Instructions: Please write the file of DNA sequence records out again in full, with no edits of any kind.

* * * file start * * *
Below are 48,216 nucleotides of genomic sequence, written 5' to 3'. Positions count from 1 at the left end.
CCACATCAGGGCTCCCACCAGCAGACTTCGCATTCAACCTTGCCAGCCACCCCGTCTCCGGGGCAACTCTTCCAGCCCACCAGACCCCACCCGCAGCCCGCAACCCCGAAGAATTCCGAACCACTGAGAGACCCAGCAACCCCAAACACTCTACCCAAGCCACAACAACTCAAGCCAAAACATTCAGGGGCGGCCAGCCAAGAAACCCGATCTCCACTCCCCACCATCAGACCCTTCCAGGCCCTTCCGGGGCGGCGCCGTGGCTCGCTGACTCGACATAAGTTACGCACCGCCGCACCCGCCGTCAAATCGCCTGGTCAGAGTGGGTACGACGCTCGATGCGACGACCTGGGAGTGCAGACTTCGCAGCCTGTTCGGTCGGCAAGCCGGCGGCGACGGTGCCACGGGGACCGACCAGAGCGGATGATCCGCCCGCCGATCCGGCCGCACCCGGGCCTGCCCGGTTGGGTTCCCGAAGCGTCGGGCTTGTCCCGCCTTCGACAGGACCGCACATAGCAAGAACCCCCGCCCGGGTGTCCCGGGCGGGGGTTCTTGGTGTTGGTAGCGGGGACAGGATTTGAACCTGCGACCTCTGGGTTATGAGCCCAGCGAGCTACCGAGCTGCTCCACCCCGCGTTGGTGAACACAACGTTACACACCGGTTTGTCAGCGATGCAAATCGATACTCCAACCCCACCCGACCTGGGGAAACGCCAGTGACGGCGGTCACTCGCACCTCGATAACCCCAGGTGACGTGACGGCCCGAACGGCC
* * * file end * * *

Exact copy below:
Below are 48,216 nucleotides of genomic sequence, written 5' to 3'. Positions count from 1 at the left end.
CCACATCAGGGCTCCCACCAGCAGACTTCGCATTCAACCTTGCCAGCCACCCCGTCTCCGGGGCAACTCTTCCAGCCCACCAGACCCCACCCGCAGCCCGCAACCCCGAAGAATTCCGAACCACTGAGAGACCCAGCAACCCCAAACACTCTACCCAAGCCACAACAACTCAAGCCAAAACATTCAGGGGCGGCCAGCCAAGAAACCCGATCTCCACTCCCCACCATCAGACCCTTCCAGGCCCTTCCGGGGCGGCGCCGTGGCTCGCTGACTCGACATAAGTTACGCACCGCCGCACCCGCCGTCAAATCGCCTGGTCAGAGTGGGTACGACGCTCGATGCGACGACCTGGGAGTGCAGACTTCGCAGCCTGTTCGGTCGGCAAGCCGGCGGCGACGGTGCCACGGGGACCGACCAGAGCGGATGATCCGCCCGCCGATCCGGCCGCACCCGGGCCTGCCCGGTTGGGTTCCCGAAGCGTCGGGCTTGTCCCGCCTTCGACAGGACCGCACATAGCAAGAACCCCCGCCCGGGTGTCCCGGGCGGGGGTTCTTGGTGTTGGTAGCGGGGACAGGATTTGAACCTGCGACCTCTGGGTTATGAGCCCAGCGAGCTACCGAGCTGCTCCACCCCGCGTTGGTGAACACAACGTTACACACCGGTTTGTCAGCGATGCAAATCGATACTCCAACCCCACCCGACCTGGGGAAACGCCAGTGACGGCGGTCACTCGCACCTCGATAACCCCAGGTGACGTGACGGCCCGAACGGCC